But climate change is taking a toll on Austria. The country’s average temperature has increased by 2 degrees Celsius in the past 50 years, more than twice the global average of .85 degrees Celsius, according to a 2014 climate assessment. That warming spells big changes for mountain environments, including the bucolic pastures around the Alm. For now, the cowbells still chime, but the future is uncertain.

A sustained heatwave last summer hit Austrian agriculture especially hard, and the odds of more extreme weather are good, according to many recent climate studies. The heatwave also took a big bite out of Austria’s glaciers, where decades of rapid melting is one of the clearest signs of global warming.

Austria’s government has formally recognized the cultural, economic and ecological values of traditional mountain agriculture as part of its climate policies, and an ambitious national adaptation plan seeks to address the challenges by helping communities boost ecosystem health. Keeping forests, meadows and streams healthy is one of the best ways to protect against climate change impacts.

With support from the Earth Journalism Network and Internews, we’ll be exploring this topic for the next several weeks, following herders as they move their livestock up into the Alpine zone, on through to the end of the summer, when the cows-bedecked with flowers and bells, are driven back to the valley towns for the winter in a colorful procession.

We’ll explore some of the best practices for sustaining ecosystems and mountain communities and ask whether the farmers are getting the support that’s needed, as spelled out by the adaptation plan. And we’ll here from them what changes they’ve already experienced.

Follow our Twitter feed for frequent updates and Instagram for photos from the reporting project — and don’t be afraid to ask questions or add comments about global warming in the Austrian Alps. We’ll include those questions in our interviews with environmental experts, resource managers and government officials as we report on climate change in the Austrian Alps.

climate change austrian alps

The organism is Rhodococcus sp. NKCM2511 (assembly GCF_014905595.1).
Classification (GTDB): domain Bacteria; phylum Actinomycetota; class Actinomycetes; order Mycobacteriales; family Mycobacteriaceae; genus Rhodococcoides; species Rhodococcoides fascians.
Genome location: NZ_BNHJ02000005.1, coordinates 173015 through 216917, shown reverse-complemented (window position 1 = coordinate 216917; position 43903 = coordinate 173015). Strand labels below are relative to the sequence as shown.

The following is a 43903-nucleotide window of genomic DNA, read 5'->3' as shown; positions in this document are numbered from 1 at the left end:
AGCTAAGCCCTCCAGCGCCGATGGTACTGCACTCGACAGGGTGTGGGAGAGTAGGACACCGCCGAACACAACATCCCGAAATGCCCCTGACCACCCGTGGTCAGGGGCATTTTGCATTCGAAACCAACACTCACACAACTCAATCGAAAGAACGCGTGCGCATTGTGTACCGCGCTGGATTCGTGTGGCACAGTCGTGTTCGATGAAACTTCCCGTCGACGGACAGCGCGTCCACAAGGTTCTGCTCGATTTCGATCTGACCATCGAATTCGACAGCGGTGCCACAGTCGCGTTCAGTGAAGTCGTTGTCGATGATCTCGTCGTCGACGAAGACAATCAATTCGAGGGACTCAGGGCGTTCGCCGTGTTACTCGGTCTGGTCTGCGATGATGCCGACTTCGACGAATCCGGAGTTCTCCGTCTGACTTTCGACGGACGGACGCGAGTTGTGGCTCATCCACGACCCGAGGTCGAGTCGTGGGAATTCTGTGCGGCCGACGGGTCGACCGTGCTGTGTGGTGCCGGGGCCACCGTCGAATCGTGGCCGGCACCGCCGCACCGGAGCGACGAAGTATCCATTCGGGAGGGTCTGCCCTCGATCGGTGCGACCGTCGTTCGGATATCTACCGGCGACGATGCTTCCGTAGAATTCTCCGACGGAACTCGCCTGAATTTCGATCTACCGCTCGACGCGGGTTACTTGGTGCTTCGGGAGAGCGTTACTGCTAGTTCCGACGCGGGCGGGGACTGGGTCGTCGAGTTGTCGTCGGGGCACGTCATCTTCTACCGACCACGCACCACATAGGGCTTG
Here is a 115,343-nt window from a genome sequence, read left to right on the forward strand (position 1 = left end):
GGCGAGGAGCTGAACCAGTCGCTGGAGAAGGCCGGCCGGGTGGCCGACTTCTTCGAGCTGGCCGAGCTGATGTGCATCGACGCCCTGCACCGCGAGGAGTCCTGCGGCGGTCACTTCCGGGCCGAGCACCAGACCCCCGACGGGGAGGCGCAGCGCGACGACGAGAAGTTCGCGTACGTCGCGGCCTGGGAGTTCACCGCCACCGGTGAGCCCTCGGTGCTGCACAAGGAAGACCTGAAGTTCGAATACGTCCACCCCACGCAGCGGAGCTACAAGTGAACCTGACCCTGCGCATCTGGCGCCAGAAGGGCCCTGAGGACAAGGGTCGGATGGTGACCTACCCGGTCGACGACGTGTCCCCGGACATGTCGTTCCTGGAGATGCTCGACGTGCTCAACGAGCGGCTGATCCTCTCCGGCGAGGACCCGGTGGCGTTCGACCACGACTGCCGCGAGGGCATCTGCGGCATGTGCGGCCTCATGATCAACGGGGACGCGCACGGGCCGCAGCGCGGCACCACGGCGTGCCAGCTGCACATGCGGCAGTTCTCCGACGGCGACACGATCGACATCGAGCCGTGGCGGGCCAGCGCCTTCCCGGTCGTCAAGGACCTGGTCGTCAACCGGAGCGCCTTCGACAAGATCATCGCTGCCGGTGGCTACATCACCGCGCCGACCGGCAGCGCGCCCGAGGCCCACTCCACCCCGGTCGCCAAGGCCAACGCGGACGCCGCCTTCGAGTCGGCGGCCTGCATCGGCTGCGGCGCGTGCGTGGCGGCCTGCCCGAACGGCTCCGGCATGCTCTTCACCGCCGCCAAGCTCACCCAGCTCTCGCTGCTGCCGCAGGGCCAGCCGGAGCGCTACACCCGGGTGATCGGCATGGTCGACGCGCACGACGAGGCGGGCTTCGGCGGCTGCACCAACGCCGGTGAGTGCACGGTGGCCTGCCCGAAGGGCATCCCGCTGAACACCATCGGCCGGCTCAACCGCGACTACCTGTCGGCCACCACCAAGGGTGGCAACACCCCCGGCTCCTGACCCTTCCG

Austrian farmers increasingly are having to adapt to big shift in seasonal weather patterns as the globe warms. @bberwyn photo.

 

 

 

Report eyes global warming threats to World Heritage sites

Floods, wildfires and rising seas put famed tourism areas at risk

Český Krumlov
Severe flooding due to global warming is seen as a threat to the Český Krumlov world heritage site in the Czech Republic, according to a new report. @bberwyn photo.

Staff Report

United Nations leaders say that famed World Heritage sites around the world are facing a significant threat from climate change. Increasing floods, melting glaciers and more wildfires are among the risks cited in a new report from UNESCO’s World Heritage Center.

“Globally, we need to better understand, monitor and address climate change threats to World Heritage sites,” said the center’s director, Mechtild Rössler. “As the report’s findings underscore, achieving the Paris Agreement’s goal of limiting global temperature rise to a level well below 2 degrees Celsius is vitally important to protecting our World Heritage for current and future generations.” Continue reading “Report eyes global warming threats to World Heritage sites”

Experts project below average Rocky Mountain wildfire season

Alaska, Southwest could see early season forest fires

spring wildfire outlook rocky mountains
Experts say they aren’t expecting a severe wildfire season in the Rocky Mountain region.
Summit County wildfire
An unusual high elevation early season wildfire burns near Keystone, Colorado in 2012. @bberwyn photo.

Staff Report

April precipitation may have helped dampen the potential for a severe wildfire season in parts of the Rocky Mountain region and in the adjacent Great Plains, according to a new outlook from the interagency Rocky Mountain Area Coordination Center.

The projections is based on various seasonal indicators including precipitation, snowpack average, temperatures, wind, plant and soil moisture, and the timing of green-up. These indices support a below average to near average fire season in 2016.

“The timing of the recent precipitation events, primarily in April, has been critical to assure the availability of soil moisture and subsequent green-up, which diminishes the threat of an early onset of fire season,” said RMACC fire meteorologist Tim Mathewson. Continue reading “Experts project below average Rocky Mountain wildfire season”

SW Europe faces greatest multi-hazard climate risks

Europe drought and climate change
In early December 2015 the European Alps were mostly free of snow during a lengthy dry period. @bberwyn photo.

Flooding, droughts and wildfires all expected to increase

Staff Report

New European climate modeling doesn’t paint a pretty picture for the decades ahead. With global warming, Europe is facing a progressively stronger increase in multiple climate hazards, according to the European Commission’s Joint Research Centre.

Early in the 21st century, reported losses from extreme weather are already at historically high levels, and climate change is likely to increase the risk, the researchers concluded in a new paper presented late April at the European Geosciences Union annual assembly in Vienna. Continue reading “SW Europe faces greatest multi-hazard climate risks”